Do you recall your childhood days of playing dodgeball during gym class? Leaping to the left and right, diving to the ground, trying to escape elimination while dodgeballs streak past and constantly plotting your next attack. Dodgeball has always been a staple of American playground competition but the nature of the “human targeting” game has recently drawn significant criticism.
A New Hampshire school district recently eliminated dodgeball and other “human targeting” activities, citing concerns that such games foster violence and bullying. The Windham school board voted 4-1 in favor of removing the game from the gym class curriculum after parents allegedly complained that their children were being bullied during the game. In particular, Windham’s superintendent noted that such games where “inconsistent” with the districts efforts to encourage respect among students. The meeting took place March 19th and marked what is believed to be the first district in New Hampshire to ban such activities. However, the National Association for Sport and Physical Education (“NASPE”) released a position statement in 2006, finding that dodgeball was not an appropriate game for K-12 students, stating that such activities do not permit complete participation from every student, particularly those who may be less agile then their peers. The NASPE found that “[t]he students who are eliminated first in dodgeball are typically the ones who most need to be active and practice their skills. Many times these students are also the ones with the least amount of confidence in their physical abilities.” An activity encouraging the elimination of “weaker players” first is contrary to the goals of building student self-confidence. However, others have criticized the school board’s decision as overly protective. Many have noted that most kids enjoy playing dodgeball and the use of soft Nerf balls apparently addresses many of the safety concerns originally posed by the game.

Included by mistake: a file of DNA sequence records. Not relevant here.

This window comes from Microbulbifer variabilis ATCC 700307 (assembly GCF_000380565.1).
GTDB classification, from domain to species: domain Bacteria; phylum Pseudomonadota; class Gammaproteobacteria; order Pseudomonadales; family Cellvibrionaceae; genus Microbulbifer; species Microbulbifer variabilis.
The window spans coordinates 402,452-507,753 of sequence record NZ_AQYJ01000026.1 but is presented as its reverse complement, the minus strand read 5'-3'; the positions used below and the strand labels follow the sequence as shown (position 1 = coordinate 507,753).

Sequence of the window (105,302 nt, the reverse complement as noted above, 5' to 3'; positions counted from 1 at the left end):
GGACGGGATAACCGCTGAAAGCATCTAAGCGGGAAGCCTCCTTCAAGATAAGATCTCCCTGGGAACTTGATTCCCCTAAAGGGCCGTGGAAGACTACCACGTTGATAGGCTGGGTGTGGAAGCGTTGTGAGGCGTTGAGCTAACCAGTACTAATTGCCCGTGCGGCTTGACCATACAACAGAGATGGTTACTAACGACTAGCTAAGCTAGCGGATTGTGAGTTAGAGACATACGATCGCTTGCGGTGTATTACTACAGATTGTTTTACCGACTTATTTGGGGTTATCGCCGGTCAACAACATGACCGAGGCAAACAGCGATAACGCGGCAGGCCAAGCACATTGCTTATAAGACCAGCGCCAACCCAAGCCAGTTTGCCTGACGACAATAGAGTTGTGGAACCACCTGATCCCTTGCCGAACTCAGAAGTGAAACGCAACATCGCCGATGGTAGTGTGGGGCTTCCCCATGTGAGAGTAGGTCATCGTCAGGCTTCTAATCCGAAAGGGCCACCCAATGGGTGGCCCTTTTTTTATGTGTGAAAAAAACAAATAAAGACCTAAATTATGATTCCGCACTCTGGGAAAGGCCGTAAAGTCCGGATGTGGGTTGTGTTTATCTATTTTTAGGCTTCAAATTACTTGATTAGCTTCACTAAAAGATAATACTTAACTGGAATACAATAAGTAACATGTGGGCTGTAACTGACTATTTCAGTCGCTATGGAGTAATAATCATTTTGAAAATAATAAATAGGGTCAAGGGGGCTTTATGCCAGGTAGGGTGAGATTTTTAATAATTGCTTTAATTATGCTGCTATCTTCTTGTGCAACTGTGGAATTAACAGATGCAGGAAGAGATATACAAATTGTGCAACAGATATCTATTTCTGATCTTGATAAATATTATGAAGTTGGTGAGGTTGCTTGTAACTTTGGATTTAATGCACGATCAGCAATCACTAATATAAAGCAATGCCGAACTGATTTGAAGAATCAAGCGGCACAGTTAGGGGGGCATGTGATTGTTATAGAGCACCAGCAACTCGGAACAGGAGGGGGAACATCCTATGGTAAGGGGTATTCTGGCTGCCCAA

In a 2001 article, the New York Times noted the increasing number of schools that were enacting bans against “aggressive games” such as dodgeball. The article stated that an Austin, Texas school district was the first to ban dodgeball finding that it was too violent for school children. Additionally, schools in Florida, New York, Maryland and Massachusetts had enacted bans or some means of discouraging such games.
If your institution has questions or concerns about this topic and you would like further information, please email Cynthia Augello at firstname.lastname@example.org or call her at 516-357-3753.
A special thanks to Cynthia Thomas a law clerk at Cullen and Dykman LLP, for help with this post.